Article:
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Sunday, October 16, 2011

Trouble by Jesse Kellerman

If are looking for a fast paced psychological thriller, Jesse Kellerman has written one that will likely make your blood go cold and to make sure all the doors and windows are locked.

Trouble is an intense and suspenseful novel that had me quickly turning the pages to find out what happens next. Living and working in New York City, third year medical student, Jonah Stem, is hoping to survive the year. The hours are long and the duties are arduous. One night after an exceedingly long shift at the hospital, Jonah goes in search of new shoes only to come across an injured woman begging for help. Without much thought, Jonah steps in, killing the attacker. Suddenly Jonah finds he is a hero, nicknamed “Superdoc,” and while the police and District Attorney’s office consider whether to press charges against him, Jonah becomes the defendant in a civil lawsuit brought on by the family of the dead man.

The woman, Eve Gones, whose life Jonah saved seeks him out to thank him and the two soon become embroiled in a heated affair. They make an instant connection and their passion burns fiercely. Eve is beautiful and intelligent, however, there is something not quite right about her and her story as Jonah soon discovers. Suddenly Jonah must look over his shoulder at every turn as his fear mounts for his life and that of his friends and family. Can he maintain his own sanity.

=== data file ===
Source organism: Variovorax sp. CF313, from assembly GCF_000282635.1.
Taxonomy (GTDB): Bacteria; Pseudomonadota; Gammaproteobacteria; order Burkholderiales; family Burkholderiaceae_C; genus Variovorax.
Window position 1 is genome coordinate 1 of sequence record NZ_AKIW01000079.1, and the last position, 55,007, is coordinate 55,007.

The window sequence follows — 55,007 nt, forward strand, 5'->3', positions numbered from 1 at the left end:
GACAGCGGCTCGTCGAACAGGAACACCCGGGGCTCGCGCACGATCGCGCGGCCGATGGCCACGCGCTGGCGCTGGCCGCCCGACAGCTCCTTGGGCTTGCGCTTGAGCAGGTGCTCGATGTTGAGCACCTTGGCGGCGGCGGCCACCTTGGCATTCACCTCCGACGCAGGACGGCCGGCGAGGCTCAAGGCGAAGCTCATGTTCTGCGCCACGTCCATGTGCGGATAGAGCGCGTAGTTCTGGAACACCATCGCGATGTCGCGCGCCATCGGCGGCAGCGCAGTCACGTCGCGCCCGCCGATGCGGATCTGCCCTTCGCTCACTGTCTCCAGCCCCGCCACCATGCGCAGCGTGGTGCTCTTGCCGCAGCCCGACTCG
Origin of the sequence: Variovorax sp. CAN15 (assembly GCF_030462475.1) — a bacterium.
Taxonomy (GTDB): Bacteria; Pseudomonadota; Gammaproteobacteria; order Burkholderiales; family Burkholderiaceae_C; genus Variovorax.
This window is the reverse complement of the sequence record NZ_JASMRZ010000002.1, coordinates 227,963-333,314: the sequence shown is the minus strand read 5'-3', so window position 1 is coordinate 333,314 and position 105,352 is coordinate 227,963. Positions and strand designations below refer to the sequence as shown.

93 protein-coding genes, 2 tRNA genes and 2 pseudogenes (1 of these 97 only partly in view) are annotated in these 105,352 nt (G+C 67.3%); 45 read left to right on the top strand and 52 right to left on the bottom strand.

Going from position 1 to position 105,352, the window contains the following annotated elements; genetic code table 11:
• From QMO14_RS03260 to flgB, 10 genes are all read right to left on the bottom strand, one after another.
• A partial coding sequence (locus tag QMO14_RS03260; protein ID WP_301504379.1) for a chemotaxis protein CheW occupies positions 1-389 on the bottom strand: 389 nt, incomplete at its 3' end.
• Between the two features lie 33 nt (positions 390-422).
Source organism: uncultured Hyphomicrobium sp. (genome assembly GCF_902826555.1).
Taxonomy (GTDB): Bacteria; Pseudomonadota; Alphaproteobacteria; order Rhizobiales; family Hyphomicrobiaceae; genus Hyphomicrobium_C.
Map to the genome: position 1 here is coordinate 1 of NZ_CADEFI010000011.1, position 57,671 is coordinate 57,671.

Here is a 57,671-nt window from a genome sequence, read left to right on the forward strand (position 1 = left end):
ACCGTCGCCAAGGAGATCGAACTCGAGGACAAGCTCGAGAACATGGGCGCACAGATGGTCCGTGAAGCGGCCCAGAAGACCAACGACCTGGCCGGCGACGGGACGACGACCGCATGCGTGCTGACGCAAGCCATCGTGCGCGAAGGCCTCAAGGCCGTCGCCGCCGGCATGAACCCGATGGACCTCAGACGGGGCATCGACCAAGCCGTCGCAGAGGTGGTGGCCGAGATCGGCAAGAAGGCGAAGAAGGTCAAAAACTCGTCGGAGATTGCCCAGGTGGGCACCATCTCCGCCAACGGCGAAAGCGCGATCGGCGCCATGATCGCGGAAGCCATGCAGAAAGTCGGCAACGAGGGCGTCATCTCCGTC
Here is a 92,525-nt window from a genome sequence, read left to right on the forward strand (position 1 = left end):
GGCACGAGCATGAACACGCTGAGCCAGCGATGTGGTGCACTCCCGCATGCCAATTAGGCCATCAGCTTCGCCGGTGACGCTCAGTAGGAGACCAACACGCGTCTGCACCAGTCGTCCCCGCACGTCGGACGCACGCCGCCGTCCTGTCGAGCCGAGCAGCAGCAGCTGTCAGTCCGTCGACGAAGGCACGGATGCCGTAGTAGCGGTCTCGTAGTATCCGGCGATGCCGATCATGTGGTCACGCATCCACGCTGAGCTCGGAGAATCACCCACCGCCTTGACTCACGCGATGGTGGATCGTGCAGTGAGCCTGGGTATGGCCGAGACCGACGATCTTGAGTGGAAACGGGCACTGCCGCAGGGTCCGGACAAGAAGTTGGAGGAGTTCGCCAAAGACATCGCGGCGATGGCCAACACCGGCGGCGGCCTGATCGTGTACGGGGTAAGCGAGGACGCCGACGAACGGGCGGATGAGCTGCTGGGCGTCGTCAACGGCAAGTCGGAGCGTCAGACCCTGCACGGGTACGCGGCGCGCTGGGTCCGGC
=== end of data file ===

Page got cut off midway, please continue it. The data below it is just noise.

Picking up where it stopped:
Jonah’s character was softened by his care and attention to his former girlfriend Hannah, who suffered from mental illness to help and relieve Hannah’s father. Author Jesse Kellerman captured the strain and stress of the events in the novel on Jonah in his treatment of both Hannah’s father, George, and his own family.

Lance DePauw, Jonah’s roommate, provided comic relief throughout the novel. He had an enthusiasm for new projects that eventually would be left incomplete and a penchant for using hidden cameras.

Jesse Kellerman, son of Jonathan & Faye Kellerman, shows promise as a writer. He pulls the reader into the story immediately with his edgy, bordering on humorous writing style. The medical slang and nuances of being a medical student were well positioned throughout. The first part of the book moves at a rapid pace, setting up the story and taking readers on an intense ride. The second portion of the book, however, slowed down a bit as if the author was dragging out the inevitable climax, which had yet to come. The novel came to an end suddenly without warning and seemed anticlimactic. Despite that, Trouble has all the makings of an entertaining psychological thriller. It certainly offers a new twist to the idea of being a Good Samaritan for better or worse.

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